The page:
European Cultural Foundation

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The European Cultural Foundation (ECF) is a Netherlands-based independent cultural foundation. Its mission is to “make a tangible impact on civil society, citizen initiatives, public opinion and policy proposals to combat the fragmenting forces jeopardising peace and social progress in Europe”.[1]

Organisation[edit]

The European Cultural Foundation was set up in Geneva in 1954 by the Swiss philosopher Denis Denis de Rougement.[2] ECF’s first President was Robert Schuman,[3] one of the principal architects of the European Economic Community, which later evolved into the European Union.

From the start, ECF focused on implementing a European grants programme, based on the idea of putting culture at the intersection of education, social sciences and history.

In 1960, ECF moved to Amsterdam at the initiative of Prince Bernhard of the Netherlands, who was ECF’s President from 1955-77.[4]

Since then ECF’s programme has evolved with the shifting dynamics of European politics. In the 1960s, ECF focused on the future of Europe through a youth forum on education and an initiative called Plan Europe 2000.[5] In the 1970s, the emphasis shifted towards student mobility – and from 1987 to 1995, ECF managed the Erasmus student exchange programme.[6]

As Europe continued to expand, ECF’s focus turned to the cultural dimension of European integration and enlargement – encompassing the wider European Neighbourhood and including capacity building work in the Mediterranean area and Eastern Europe.[7][8]

The foundation’s work continues to support cultural exchange and creative expression across wider Europe today, through advocacy work, media activism, partnerships, events and grant programmes. This includes STEP travel grants, which encourage mobility; and the TANDEM Cultural Exchange programme, which facilitates the exchange of cultural managers.[9]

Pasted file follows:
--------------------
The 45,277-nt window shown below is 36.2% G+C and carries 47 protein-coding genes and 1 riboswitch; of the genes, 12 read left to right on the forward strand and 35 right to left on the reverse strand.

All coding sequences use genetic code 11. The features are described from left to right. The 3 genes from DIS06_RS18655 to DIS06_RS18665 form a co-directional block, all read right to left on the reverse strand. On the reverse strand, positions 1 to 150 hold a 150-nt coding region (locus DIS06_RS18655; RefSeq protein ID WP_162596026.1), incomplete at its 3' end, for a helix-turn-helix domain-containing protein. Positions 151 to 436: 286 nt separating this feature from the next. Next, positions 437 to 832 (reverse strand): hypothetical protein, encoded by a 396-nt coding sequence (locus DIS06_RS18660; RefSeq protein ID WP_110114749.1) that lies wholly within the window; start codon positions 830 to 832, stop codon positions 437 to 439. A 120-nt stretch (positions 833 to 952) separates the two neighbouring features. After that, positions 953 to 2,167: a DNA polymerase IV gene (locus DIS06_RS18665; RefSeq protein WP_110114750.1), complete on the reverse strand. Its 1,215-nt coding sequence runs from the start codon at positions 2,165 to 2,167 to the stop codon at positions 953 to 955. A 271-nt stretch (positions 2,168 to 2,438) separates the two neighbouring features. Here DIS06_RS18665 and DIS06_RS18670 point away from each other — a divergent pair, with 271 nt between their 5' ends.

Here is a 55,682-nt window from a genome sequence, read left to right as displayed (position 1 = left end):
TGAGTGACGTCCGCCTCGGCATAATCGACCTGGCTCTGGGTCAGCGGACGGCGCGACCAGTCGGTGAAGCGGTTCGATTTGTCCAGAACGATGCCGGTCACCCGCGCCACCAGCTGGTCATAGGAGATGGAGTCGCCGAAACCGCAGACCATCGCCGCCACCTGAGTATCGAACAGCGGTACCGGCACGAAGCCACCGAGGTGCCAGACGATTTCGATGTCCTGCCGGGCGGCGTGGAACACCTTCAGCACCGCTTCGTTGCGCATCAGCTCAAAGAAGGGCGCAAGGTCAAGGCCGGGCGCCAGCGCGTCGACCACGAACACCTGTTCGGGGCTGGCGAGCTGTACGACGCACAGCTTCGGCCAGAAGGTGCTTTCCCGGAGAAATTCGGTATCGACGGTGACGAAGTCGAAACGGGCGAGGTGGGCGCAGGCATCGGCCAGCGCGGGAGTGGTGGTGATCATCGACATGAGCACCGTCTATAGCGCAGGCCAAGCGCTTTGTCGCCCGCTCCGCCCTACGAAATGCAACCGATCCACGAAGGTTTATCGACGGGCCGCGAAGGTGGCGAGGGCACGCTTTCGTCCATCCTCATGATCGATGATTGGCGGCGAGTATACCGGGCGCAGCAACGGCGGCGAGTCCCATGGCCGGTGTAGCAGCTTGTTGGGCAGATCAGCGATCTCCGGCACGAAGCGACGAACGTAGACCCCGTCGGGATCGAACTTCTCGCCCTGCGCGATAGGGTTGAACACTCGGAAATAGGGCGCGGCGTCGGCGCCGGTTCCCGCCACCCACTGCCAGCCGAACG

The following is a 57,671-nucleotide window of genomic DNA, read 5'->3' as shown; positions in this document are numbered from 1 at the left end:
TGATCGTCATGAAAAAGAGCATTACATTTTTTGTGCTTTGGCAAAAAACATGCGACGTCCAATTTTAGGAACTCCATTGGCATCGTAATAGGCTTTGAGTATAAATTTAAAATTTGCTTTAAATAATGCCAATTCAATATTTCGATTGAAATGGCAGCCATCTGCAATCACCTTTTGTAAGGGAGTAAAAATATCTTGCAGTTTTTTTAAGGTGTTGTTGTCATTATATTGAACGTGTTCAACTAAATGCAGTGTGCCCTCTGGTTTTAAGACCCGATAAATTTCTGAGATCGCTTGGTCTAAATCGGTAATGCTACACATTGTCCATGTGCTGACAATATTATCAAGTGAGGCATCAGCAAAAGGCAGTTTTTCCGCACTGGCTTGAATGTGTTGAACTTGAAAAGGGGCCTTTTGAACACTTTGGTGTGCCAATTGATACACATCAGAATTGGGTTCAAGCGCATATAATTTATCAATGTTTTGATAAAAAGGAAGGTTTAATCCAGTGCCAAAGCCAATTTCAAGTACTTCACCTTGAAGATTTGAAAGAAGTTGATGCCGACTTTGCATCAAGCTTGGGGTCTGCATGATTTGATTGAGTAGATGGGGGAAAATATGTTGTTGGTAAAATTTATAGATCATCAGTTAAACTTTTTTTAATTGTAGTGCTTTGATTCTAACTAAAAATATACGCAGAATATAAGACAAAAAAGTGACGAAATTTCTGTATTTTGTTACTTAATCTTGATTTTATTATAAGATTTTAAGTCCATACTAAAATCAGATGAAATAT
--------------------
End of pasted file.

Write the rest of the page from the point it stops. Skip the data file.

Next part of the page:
Since 2013, ECF has been working in close collaboration between cultural organisations in Croatia, France, Poland, Moldova, Spain and Sweden as part of the Connected Action for the Commons network;[10] this has led to a series of Idea Camps in France, Sweden and Spain – inspiring several special editions of Eurozine.[11]

In 2008, ECF launched the ECF Princess Margriet Award for Culture to recognise cultural change-makers across Europe. The annual award is made in honour of HRH Princess Margriet of the Netherlands, who served as ECF President from 1984 to 2007.[12][better source needed] Past laureates include the late cultural theorist Stuart Hall, museum director Charles Esche and film director John Akomfrah.

HRH Princess Laurentien of the Netherlands is currently the President of ECF and Extraordinary Member of ECF’s Board.[13]

ECF is a registered charity and is funded by BankGiro Loterij and Nederlandse Loterij in partnership with Prins Bernhard Cultuurfonds.[14]

Website[edit]

http://www.culturalfoundation.eu/

References[edit]

  1. ^ "About Us". European Cultural Foundation. Retrieved 23 November 2017. 
  2. ^ Autissier, Anne-Marie A Brief History of ECF. Retrieved 23 November 2017
  3. ^ Autissier, Anne-Marie A Brief History of ECF. Retrieved 23 November 2017
  4. ^ Autissier, Anne-Marie A Brief History of ECF. Retrieved 23 November 2017
  5. ^ Chabert, Jacques. The European Cultural Foundation’s Plan Europe 2000. Long Range Planning, Volume 8, Issue 4, August 1975, Elsevier, pp 23-26. Retrieved 23 November 2017. Purchase required
  6. ^ Autissier, Anne-Marie A Brief History of ECF. Retrieved 23 November 2017
  7. ^ Autissier, Anne-Marie A Brief History of ECF. Retrieved 23 November 2017
  8. ^ European Cultural Foundation, Another Europe, Amsterdam, 2015. Retrieved 23 November 2017. See also ECF Labs. Retrieved 26 November 2017.
  9. ^ Our work, European Cultural Foundation website. Retrieved 23 November 2017.
  10. ^ Connected Action for the Commons, website hosted by Polish-based organisation Political Critique. Retrieved 26 November 2016.
  11. ^ See Eurozine focal points on Fragmentation and Solidarity in Europe and Culture and the Commons.
  12. ^ Princess Margriet of the Netherlands
  13. ^ Our Team, European Cultural Foundation website. Retrieved 23 November 2017.
  14. ^ Our Partners, European Cultural Foundation website. Retrieved 23 November 2017